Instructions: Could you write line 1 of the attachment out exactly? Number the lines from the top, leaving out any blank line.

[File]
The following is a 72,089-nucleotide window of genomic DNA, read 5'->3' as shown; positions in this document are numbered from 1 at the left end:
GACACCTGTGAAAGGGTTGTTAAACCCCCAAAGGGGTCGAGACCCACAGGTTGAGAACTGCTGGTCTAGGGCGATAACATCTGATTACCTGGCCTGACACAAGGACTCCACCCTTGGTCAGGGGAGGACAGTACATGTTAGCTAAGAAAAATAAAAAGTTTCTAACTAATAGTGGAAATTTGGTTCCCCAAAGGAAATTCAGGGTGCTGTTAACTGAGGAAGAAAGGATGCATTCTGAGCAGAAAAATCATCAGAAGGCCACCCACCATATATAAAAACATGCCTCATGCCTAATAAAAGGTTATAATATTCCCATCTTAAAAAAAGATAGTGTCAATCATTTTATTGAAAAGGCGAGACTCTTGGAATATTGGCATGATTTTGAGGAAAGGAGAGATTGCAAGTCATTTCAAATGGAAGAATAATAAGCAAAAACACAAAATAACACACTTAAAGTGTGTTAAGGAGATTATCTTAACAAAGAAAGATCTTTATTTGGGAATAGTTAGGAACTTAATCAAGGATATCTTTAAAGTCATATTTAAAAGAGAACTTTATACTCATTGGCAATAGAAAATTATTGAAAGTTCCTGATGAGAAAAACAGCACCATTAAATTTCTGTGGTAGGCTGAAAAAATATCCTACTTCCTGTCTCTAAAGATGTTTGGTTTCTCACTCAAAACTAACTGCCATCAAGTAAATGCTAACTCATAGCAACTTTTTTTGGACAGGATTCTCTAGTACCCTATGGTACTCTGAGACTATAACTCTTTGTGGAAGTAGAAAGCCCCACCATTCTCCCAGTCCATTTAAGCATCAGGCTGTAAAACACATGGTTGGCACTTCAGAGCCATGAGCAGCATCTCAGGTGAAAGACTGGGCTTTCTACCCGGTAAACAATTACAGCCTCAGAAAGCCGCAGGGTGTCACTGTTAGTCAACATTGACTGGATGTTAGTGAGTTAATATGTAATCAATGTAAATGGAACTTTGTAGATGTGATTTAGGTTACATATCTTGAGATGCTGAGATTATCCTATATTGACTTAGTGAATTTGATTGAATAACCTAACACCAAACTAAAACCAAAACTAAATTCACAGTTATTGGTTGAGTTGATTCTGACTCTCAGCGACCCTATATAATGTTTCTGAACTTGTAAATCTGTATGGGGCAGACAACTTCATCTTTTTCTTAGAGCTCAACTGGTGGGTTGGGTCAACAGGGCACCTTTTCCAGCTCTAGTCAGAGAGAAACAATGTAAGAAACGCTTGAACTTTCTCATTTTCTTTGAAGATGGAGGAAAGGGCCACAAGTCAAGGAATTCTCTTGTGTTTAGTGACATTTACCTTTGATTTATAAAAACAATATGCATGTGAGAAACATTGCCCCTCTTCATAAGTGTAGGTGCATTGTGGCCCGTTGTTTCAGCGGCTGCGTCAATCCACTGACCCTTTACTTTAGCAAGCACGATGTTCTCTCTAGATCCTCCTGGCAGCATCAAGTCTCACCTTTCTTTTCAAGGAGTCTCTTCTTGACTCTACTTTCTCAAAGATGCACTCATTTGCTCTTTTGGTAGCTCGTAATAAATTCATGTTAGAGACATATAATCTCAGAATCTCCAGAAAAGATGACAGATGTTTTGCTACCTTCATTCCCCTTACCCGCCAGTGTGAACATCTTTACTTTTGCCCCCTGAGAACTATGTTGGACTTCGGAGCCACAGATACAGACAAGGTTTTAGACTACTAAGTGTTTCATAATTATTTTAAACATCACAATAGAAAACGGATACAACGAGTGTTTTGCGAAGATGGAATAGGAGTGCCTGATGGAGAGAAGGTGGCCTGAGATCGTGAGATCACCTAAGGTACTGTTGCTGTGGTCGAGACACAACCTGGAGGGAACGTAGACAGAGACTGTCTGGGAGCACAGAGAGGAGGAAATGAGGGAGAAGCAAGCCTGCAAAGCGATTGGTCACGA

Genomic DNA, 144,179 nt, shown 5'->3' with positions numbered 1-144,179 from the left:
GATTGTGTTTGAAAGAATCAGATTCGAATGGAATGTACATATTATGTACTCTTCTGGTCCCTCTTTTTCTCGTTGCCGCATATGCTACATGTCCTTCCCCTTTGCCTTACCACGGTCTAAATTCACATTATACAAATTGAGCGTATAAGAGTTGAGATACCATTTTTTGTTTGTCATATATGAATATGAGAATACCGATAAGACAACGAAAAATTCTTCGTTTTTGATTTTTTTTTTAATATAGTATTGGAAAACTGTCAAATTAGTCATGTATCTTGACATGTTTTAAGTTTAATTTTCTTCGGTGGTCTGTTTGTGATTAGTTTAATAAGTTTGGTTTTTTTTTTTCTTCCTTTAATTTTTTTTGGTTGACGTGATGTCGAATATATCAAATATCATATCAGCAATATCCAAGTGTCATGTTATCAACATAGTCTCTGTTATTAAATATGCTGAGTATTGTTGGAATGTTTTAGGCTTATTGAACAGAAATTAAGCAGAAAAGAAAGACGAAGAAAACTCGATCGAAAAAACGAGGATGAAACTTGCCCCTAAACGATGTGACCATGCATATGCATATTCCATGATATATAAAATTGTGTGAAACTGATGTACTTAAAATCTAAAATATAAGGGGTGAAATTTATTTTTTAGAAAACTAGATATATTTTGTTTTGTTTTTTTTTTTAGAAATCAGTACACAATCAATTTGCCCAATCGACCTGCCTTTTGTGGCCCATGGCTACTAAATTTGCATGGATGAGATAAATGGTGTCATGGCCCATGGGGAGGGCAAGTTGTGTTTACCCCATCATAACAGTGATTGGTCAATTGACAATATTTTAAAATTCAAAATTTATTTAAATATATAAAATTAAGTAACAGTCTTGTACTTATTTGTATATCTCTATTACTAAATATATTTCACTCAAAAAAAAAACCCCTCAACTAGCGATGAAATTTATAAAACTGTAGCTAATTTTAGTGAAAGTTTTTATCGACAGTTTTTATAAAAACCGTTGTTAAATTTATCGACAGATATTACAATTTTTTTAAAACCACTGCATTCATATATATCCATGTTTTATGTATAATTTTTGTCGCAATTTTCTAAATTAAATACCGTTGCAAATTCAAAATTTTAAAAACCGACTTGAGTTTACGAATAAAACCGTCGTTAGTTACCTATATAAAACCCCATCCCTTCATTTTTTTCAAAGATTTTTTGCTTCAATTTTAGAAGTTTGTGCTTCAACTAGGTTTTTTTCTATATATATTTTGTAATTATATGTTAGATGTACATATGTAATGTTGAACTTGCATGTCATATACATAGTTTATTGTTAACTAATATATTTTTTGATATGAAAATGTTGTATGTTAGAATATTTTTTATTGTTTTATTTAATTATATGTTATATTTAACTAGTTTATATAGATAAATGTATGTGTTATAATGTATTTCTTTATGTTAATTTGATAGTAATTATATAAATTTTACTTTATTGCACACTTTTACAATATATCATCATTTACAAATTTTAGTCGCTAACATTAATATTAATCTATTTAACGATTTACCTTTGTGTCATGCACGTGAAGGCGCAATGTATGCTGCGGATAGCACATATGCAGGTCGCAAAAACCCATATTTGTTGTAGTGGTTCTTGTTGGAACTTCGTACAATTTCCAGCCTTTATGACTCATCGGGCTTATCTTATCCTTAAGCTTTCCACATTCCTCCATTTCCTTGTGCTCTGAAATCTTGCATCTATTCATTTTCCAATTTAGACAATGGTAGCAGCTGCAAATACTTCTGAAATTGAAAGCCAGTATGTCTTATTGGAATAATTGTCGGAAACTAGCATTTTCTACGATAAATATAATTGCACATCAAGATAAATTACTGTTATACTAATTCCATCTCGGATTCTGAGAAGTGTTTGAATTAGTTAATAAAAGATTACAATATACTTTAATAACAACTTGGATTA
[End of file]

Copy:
The following is a 72,089-nucleotide window of genomic DNA, read 5'->3' as shown; positions in this document are numbered from 1 at the left end: